Developed by researchers at Stanford University and the University of North Carolina at Chapel Hill, the small patch features 3D printed microneedles set into a polymer substrate. The study, published in Proceedings of the National Academy of Scientists, showed that the microneedle patch created a significant T-cell and antigen-specific antibody response that was 50 times greater than a subcutaneous injection.
The US based team claims that this heightened immune response could lead to dose sparing, with a microneedle vaccine patch requiring a much smaller dose than a needle and syringe to generate a comparable immune response.
The patches were 3D printed at the UNC using a CLIP prototype 3D printer developed by lead study author Joseph M DeSimone, professor of translational medicine and chemical engineering at Stanford University and professor emeritus at UNC-Chapel Hill.
“In developing this technology, we hope to set the foundation for even more rapid global development of vaccines, at lower doses, in a pain and anxiety free manner,” said DeSimone.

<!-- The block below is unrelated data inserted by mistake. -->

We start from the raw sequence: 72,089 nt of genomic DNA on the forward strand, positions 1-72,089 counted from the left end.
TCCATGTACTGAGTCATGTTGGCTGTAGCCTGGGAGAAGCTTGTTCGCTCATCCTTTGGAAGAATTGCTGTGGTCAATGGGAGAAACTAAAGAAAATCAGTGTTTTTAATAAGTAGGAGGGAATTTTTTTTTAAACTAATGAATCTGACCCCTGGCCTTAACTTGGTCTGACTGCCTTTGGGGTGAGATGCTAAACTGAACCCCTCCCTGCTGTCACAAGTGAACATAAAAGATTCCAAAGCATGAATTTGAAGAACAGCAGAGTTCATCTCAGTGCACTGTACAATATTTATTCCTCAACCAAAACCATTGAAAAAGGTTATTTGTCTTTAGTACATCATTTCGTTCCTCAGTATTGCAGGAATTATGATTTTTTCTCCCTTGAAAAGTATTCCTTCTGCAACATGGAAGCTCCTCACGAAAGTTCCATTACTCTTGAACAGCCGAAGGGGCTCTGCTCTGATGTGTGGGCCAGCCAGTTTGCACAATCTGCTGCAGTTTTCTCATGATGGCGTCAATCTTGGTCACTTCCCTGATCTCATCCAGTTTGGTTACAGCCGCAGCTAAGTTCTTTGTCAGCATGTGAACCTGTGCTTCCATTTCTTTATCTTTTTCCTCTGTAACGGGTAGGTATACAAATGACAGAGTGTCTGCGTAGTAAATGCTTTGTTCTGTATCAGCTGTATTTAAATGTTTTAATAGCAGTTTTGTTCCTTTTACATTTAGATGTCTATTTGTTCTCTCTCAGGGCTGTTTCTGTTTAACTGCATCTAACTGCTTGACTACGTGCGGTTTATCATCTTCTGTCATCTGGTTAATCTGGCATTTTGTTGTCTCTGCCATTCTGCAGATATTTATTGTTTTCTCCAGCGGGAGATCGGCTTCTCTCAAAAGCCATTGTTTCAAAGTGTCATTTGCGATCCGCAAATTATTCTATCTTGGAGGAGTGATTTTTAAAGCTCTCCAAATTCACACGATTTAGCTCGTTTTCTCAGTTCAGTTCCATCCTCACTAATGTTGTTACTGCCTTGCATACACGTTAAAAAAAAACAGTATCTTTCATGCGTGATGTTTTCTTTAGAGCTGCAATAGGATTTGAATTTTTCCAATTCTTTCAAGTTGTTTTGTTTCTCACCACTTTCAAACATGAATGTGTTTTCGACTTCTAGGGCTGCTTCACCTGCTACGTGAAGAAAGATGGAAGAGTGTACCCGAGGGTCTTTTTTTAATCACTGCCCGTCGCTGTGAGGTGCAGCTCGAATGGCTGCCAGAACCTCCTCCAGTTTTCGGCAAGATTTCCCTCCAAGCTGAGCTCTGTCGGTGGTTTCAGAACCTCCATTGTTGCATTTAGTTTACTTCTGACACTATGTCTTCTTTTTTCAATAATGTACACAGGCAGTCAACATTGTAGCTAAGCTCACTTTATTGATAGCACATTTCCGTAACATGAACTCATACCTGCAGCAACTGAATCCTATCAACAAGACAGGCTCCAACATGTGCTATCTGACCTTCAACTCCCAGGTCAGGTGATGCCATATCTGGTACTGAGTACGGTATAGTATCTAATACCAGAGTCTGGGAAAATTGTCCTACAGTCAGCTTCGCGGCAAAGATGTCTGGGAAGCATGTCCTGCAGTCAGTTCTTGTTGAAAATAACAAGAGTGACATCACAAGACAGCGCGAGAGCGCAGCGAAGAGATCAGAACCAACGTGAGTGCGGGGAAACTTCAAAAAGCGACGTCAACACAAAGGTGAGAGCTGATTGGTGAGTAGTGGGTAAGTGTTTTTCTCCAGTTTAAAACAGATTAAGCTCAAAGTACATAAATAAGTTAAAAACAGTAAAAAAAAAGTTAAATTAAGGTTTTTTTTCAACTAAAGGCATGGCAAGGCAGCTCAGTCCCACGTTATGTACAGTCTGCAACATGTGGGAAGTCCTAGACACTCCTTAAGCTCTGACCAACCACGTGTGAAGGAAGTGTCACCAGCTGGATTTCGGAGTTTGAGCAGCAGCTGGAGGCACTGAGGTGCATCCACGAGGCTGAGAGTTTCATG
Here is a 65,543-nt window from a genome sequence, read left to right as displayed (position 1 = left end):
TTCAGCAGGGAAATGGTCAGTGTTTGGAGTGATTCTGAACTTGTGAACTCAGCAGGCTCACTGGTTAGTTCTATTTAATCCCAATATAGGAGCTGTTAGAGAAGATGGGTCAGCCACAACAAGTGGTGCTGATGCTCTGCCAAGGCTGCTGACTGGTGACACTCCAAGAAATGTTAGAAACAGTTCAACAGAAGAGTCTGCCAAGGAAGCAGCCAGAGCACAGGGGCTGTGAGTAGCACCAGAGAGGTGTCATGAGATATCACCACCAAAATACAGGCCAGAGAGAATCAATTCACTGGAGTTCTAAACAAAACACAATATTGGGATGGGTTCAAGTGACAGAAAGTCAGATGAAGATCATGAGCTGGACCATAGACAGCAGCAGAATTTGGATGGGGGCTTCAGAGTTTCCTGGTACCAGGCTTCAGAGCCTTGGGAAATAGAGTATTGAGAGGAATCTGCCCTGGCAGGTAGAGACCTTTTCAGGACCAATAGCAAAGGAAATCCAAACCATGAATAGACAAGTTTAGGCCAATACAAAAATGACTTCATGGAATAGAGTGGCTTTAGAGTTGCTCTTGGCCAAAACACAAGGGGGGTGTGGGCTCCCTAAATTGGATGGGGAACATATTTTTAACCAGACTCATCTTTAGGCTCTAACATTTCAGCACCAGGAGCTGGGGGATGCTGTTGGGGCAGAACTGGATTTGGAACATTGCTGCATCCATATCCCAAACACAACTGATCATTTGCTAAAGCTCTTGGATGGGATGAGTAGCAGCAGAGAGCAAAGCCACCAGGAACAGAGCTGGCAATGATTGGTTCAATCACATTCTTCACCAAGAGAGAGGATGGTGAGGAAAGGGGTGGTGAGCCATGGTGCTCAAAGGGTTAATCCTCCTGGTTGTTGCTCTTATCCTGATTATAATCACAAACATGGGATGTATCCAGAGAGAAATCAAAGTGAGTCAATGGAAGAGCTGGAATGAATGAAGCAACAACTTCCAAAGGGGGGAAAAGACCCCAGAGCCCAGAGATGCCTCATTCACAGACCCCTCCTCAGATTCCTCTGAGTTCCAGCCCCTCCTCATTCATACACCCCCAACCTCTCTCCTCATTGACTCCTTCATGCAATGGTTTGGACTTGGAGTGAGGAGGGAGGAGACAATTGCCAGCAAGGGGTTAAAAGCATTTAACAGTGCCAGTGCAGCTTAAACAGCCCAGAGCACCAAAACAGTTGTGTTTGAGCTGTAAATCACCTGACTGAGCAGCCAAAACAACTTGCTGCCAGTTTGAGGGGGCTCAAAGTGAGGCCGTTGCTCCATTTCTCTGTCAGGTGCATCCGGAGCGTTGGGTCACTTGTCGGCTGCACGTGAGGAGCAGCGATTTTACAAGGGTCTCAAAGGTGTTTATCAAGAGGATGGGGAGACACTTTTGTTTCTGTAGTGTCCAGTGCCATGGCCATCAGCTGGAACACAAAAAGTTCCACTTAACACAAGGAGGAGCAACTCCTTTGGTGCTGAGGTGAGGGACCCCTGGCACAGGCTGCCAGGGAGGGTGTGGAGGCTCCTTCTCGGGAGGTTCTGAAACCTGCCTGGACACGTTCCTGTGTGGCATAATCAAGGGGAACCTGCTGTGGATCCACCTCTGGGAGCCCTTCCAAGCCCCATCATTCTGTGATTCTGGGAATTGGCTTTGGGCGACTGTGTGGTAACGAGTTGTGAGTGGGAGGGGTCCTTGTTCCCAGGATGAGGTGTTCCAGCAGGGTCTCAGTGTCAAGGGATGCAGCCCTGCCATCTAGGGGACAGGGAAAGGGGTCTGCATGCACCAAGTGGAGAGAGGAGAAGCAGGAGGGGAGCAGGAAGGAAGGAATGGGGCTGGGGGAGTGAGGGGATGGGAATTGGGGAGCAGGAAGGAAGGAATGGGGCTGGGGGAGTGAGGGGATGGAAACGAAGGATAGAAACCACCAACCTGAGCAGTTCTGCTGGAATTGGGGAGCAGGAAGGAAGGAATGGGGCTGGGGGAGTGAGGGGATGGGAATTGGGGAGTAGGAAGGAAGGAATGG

“One of the biggest lessons we’ve learned during the pandemic is that innovation in science and technology can make or break a global response. Thankfully we have biotech and health care workers pushing the envelope for us all.”
Microneedle patches have been studied for decades, but the team’s work aims to overcome previous challenges of adaptation through 3D printing. Most microneedle vaccines are fabricated with master templates to make moulds, however this is not very versatile and can lead to reduced needle sharpness during replication.
“Our approach allows us to directly 3D print the microneedles which gives us lots of design latitude for making the best microneedles from a performance and cost point of view,” said Shaomin Tian, a researcher in the Department of Microbiology and Immunology in the UNC School of Medicine
The microneedles can be customised to develop various vaccine patches for flu, measles, hepatitis or Covid-19. The team is currently formulating Covid mRNA vaccines, like the Pfizer and Moderna vaccines, into microneedle patches for future testing.